Where Does the Sari Come From?
As our fashion industry grows and expands, trends and signature pieces are bound to evolve. Saris are becoming more and more recognized as intricate, versatile pieces that are worn to make a statement. They are a bold expression of color, intricacy, and elegance. Native to the Indian subcontinent, saris were initially worn for free movement. They were used to accentuate the woman’s body in the most elegant way possible. However, once the British colonized India, saris began to reflect Western fashion ideals. In turn, they became a popularized statement for both the wealthy and the fashionable.
Everything You Need to Know About Saris
The sari is comprised of three essential pieces: first, the sari blouse which covers the woman’s chest (the amount that it covers, however, is relative to what the woman chooses to reveal); secondly, the petti coat which is a plain skirt worn underneath the sari; and thirdly, the sari itself, which is simply six to nine yards of fabric. For a less traditional look, some women pair the sai with a simple black blouse, as opposed to getting custom blouses made for each individual sari. The idea of a black blouse being worn with a patterned cotton sari makes for a perfect balance between stylish, exotic, and tasteful.
How to Wear a Sari
There are numerous ways to wrap a sari; three popular ways being Nivi, Gujarati and Kodagu. The most common form of wrapping, which you’re probably familiar with, is Nivi. The Nivi style of wrap is where the pleats of the sari are tucked at the front, and the pallu of the sari (the end which is embroidered) is brought around the waist, under the arm, falling on the left shoulder. The Nivi way of wrapping a sari is standard, and significantly less complex than other popular forms.
Where to Find the Perfect Sari For Any Occasion
If you’re under the impression that saris are confined to Indian culture, which many people are, you’re completely mistaken. Saris are unique and creative statements to be worn by all groups of people and cultures; they pose no restrictions. That being said, there are numerous places that saris can be worn. Aside from a common traditional event, such as religious ceremonies (at a mosque, for instance), saris can be worn to modern day, high-class functions. It’s simple – where you would typically wear a floor length gown, it is appropriate to wear a sari.
Wedding receptions of all cultures, formal parties, galas, and carpeted events are all examples of places where the sari can be worn. The only catch is how much skin you choose to reveal, as many events call for more modesty than others, in which case I would suggest a thicker, opaque sari fabric. You may think that this notion is completely out of the ordinary, but it isn’t. Many esteemed individuals in Hollywood have worn saris on numerous occasions to red-carpeted and charity events, fundraisers, and photo-shoots.
So, where can you find the perfect sari? There are boutiques almost everywhere; with a quick search, you’ll be bombarded with stores selling an array of saris. I would strongly recommend against shopping online, as the quality of the material, the richness of the colour, and the intricacy of weaving are never guaranteed. If it means spending a little bit more time and energy to go to an actual store, it is definitely worth your while. Better yet, when looking, focus on printed cottons, embroidered chiffon, and silk, as opposed to net, polyester, and artificial fibers.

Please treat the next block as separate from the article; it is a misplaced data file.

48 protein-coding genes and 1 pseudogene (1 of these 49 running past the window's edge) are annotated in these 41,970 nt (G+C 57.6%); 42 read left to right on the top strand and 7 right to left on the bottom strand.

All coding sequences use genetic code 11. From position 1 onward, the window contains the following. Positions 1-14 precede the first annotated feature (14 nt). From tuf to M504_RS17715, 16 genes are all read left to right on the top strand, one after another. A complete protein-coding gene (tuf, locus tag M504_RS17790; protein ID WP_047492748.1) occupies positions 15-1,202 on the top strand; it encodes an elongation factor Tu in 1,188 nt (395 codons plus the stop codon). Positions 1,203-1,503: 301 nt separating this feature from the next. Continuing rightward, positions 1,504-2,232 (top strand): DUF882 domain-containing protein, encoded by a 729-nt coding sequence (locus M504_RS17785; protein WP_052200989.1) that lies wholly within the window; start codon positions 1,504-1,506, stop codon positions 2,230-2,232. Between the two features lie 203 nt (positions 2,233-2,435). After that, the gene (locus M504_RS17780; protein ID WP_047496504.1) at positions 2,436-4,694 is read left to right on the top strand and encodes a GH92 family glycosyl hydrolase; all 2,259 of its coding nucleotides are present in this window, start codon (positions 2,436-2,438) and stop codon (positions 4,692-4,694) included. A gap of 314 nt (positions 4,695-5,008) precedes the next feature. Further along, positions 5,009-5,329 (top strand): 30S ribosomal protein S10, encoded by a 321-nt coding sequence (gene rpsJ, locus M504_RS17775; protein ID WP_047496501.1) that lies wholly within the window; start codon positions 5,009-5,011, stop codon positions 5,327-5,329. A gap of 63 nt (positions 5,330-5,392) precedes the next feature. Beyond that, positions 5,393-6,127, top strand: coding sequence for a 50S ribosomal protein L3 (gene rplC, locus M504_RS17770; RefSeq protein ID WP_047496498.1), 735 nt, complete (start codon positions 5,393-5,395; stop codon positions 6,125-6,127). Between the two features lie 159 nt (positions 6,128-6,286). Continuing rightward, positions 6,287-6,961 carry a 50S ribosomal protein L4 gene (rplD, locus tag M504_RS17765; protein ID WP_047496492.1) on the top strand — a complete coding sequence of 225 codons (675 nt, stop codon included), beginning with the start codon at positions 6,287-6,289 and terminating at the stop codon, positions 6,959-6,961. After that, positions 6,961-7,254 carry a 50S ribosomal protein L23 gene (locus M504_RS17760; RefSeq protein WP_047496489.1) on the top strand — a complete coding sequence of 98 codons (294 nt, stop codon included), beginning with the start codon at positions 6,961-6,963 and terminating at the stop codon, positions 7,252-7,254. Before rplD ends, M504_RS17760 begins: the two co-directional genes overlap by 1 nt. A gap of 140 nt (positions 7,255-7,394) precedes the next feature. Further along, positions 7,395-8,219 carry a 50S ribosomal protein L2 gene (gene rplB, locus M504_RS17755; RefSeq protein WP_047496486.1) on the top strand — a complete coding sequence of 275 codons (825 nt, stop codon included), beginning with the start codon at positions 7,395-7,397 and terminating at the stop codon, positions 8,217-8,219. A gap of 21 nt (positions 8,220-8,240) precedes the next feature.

A Sui Generis Investment
Similar to any other fashion statement, the sari is definitely an element worth investing in. As with any other versatile piece, there is a huge variety; thus, a wide range in costs. Assuming we’re talking about purchasing in North America where one has a premade blouse and petticoat (which together doesn’t cost more than fifty dollars), saris themselves, depending on the quality, can be purchased for as low as $30 and as high as $2,000.
Keeping the popularity of the sari in mind, internationally there are numerous designer saris that arguably cost a tad more than one would typically like to spend. Satya Paul, one of the top designers in the world, has created saris that are embroidered with Swarovski crystals and some that are made of gold embellished silk. It’s obvious that these saris are going to be unreasonably priced for the average person. You can get away with an exquisite sari for around $200. Make sure to pay attention to the vividness of colour and the quality of the fabric, as opposed to the brand of the sari itself. Two hundred dollars isn’t a high price to pay for a statement that will literally never go out of style.
Take a Risk with the Sari
As in every other realm of society, we are working toward developing a unified, collective, global fashion trend where we can universally partake in the same fashion couture, simultaneously. So far, risk taking has involved expansion within the boundaries of Western culture – we are confined by a singular view of fashion.
Instead, let us be bold by incorporating different cultural views of fashion into our own. Integrating exotic and ethnic fashion into our own Western vogue will allow us to fuse two extreme realms of fashion together. In turn, we’d be creating a bold new meaning of glamour, couture, and elegance. Indians invented the concept of luxury, where the sari truly embodies a sense of high-quality. Now, it’s time you should as well.